Vinsamlegast notið þetta auðkenni þegar þið vitnið til verksins eða tengið í það: http://hdl.handle.net/1946/36521
Sexual violence can have severe consequences for those affected. It is important for victims to receive social support for their well-being and mental health. Relationships with perpetrators can affect the disclosure of sexual abuse. The current study examined gender differences on the effects of social support and relationship with perpetrators on disclosure of sexual abuse and symptoms of depression, anxiety, and stress. This study on trauma and mental health in the Icelandic population, was conducted by Reykjavik University and the participants were a random sample from the National Registry of Iceland that consisted of 747 respondents, participation involved answering questionnaires in a telephone survey. The results showed that females were more likely to be victims of sexual abuse, disclose sexual abuse, be victims of intrafamilial sexual abuse, and reported higher levels of depression, anxiety, and stress than males. No significant gender difference was found in the perception of social support and psychological symptoms, but higher support was associated with lower symptoms. Victims of intrafamilial abuse reported more symptoms of anxiety than extrafamilial victims. No relations were confirmed between the relationship with the perpetrator and perception of social support on disclosure of sexual abuse. When social support, relationship with the perpetrator, and disclosure were examined together in their relationship with depression, anxiety, and stress, social support was the only factor that was related to anxiety, depression, and stress symptoms among victims.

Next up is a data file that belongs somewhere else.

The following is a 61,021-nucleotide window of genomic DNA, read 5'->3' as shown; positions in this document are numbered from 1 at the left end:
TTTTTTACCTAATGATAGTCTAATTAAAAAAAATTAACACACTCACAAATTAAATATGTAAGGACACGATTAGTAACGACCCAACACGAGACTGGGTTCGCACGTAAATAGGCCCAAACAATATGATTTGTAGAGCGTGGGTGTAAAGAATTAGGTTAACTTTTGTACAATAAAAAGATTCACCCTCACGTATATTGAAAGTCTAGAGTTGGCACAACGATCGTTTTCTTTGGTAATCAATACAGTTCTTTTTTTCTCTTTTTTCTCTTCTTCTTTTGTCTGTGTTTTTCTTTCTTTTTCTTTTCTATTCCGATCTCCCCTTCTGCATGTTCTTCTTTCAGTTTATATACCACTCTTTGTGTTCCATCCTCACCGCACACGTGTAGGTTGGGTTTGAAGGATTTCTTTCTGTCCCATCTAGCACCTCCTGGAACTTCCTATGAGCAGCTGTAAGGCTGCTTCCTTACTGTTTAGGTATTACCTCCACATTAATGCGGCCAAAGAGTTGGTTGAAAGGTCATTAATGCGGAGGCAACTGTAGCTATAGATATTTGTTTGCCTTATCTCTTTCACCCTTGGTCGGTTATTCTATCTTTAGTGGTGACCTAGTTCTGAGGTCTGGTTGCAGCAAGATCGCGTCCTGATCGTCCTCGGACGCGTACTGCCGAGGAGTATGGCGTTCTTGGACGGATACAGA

Keywords: Psychology, sexual abuse, social support, disclosure, relationship with the perpetrator